Ph.D.- Social Psychology (master's is incidental to Ph.D.)
The Social Psychology program at Florida State University involves the scientific examination of how people think about, influence, and relate to each other. The program provides students with in-depth training in the areas of personality and social psychology, focusing on both basic and applied research. The goal of the program is to prepare students for future positions as researchers and educators. Coursework provides students with an education in a broad range of areas including classic and contemporary issues in social psychology, methodological and statistical approaches to psychological research, as well as in depth seminars in specialty areas such as prejudice and stereotyping, the self, motivation, social cognition, evolutionary psychology, and close relationships. Graduate students develop further expertise in a specific area or areas of personality and social psychology through hands-on research, in collaboration with one or more faculty members in the Social program. Students in the program may specialize in one research area but are encouraged to work in several in order to broaden their experience. Students have been very successful at collaborating with multiple faculty members to help broaden their research. Some students may also have opportunities to collaborate with faculty in the other psychology programs whose interests and expertise are relevant to social psychology.
The broad areas of research interest and expertise of the Social Psychology program’s faculty provide several possible directions for interested graduate students to pursue. These broad areas of research include:
Research projects focus investigating factors that promote or hinder the successful maintenance of long-term relationships; identifying cognitive, situational, behavioral, and individual difference variables that predict relationship satisfaction, commitment, and longevity.
Specific research includes emotional influences on judgment and decision-making, risk-taking, and social cognition; the self-regulation of emotional states; emotional experiences in the context of social interaction; psychophysiological processes and emotion.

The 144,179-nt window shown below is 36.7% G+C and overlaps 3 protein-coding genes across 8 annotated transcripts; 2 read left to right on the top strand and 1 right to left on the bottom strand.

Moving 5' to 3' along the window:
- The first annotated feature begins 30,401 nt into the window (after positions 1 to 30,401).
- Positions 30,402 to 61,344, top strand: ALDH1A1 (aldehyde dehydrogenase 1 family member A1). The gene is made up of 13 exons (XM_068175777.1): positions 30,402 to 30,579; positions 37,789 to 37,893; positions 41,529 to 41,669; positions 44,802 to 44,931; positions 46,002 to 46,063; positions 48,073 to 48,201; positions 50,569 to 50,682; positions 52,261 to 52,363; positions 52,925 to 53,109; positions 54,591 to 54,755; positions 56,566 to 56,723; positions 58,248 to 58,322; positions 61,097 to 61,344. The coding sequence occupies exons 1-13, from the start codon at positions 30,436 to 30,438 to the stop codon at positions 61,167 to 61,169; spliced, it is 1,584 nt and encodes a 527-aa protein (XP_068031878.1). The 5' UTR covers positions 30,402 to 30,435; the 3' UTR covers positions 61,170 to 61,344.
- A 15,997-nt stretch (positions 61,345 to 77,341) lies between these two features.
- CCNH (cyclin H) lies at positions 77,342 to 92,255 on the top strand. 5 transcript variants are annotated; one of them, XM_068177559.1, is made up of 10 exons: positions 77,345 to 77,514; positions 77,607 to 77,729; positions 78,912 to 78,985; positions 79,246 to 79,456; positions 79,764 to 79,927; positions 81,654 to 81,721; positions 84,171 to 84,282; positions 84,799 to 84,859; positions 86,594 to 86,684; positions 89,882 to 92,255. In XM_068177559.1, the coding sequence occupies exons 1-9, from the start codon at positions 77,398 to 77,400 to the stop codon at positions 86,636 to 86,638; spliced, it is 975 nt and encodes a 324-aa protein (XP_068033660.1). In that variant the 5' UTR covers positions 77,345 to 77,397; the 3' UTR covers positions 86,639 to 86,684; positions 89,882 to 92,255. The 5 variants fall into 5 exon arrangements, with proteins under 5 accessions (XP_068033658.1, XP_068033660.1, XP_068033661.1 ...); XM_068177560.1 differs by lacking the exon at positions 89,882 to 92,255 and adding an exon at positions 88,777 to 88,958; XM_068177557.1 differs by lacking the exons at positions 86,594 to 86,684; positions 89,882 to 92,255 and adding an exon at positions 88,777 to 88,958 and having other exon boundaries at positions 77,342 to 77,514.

Research involves the examination of evolved psychological mechanisms in areas such as romantic attraction and the maintenance of long-term relationships, power and dominance, social affiliation and rejection, prosocial behavior, and prejudice; evolutionary approaches to human emotion and motivation; hormonal processes involved in social behavior.
Specific research includes social processes in physical health (cancer prevention, healthy eating and physical activity, smoking cessation) and mental health (anxiety, depression, etc.); health communication; determinants of health protective or health-damaging behavior; judgment and decision making in the health context.
Prejudice and Stereotyping
Research includes the regulation of prejudice, intergroup interactions, and people's motivation to respond without prejudice; identifying mechanisms that encourage reductions in prejudice; the causes and consequences of negative affect in interracial interactions; the implications of race for responses to criminal suspects
Self & Identity
Specific research includes self-control, self-regulation, self-esteem, accuracy and error in self-judgment, self-deception and defense mechanisms, self-presentation and impression management; how the self operates in social interactions; how people respond to blows to their pride or "threatened egotism," including effects on decision-making and aggression; the "need to belong" as a basic motivation, including what happens when people are rejected or excluded.
Facts & Figures
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